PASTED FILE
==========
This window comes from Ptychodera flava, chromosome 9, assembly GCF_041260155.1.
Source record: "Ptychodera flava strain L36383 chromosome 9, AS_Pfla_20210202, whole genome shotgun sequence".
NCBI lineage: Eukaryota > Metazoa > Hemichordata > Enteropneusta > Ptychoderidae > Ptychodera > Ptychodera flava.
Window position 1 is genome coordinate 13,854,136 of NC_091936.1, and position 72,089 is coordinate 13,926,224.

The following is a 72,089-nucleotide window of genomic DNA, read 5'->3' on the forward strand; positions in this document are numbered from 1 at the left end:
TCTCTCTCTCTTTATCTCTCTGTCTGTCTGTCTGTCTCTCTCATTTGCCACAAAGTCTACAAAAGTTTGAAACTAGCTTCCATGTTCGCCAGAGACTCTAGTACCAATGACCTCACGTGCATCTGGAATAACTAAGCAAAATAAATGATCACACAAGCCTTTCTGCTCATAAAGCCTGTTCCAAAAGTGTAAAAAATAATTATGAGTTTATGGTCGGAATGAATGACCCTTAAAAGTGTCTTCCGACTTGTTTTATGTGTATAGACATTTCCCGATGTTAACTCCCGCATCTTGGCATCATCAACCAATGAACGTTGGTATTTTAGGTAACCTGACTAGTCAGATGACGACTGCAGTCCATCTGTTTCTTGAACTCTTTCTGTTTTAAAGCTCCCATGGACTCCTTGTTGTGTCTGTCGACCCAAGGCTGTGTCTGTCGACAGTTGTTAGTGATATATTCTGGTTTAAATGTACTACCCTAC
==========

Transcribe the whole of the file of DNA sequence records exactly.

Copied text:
This window comes from Ptychodera flava, chromosome 9, assembly GCF_041260155.1.
Source record: "Ptychodera flava strain L36383 chromosome 9, AS_Pfla_20210202, whole genome shotgun sequence".
NCBI lineage: Eukaryota > Metazoa > Hemichordata > Enteropneusta > Ptychoderidae > Ptychodera > Ptychodera flava.
Window position 1 is genome coordinate 13,854,136 of NC_091936.1, and position 72,089 is coordinate 13,926,224.

The following is a 72,089-nucleotide window of genomic DNA, read 5'->3' on the forward strand; positions in this document are numbered from 1 at the left end:
TCTCTCTCTCTTTATCTCTCTGTCTGTCTGTCTGTCTCTCTCATTTGCCACAAAGTCTACAAAAGTTTGAAACTAGCTTCCATGTTCGCCAGAGACTCTAGTACCAATGACCTCACGTGCATCTGGAATAACTAAGCAAAATAAATGATCACACAAGCCTTTCTGCTCATAAAGCCTGTTCCAAAAGTGTAAAAAATAATTATGAGTTTATGGTCGGAATGAATGACCCTTAAAAGTGTCTTCCGACTTGTTTTATGTGTATAGACATTTCCCGATGTTAACTCCCGCATCTTGGCATCATCAACCAATGAACGTTGGTATTTTAGGTAACCTGACTAGTCAGATGACGACTGCAGTCCATCTGTTTCTTGAACTCTTTCTGTTTTAAAGCTCCCATGGACTCCTTGTTGTGTCTGTCGACCCAAGGCTGTGTCTGTCGACAGTTGTTAGTGATATATTCTGGTTTAAATGTACTACCCTAC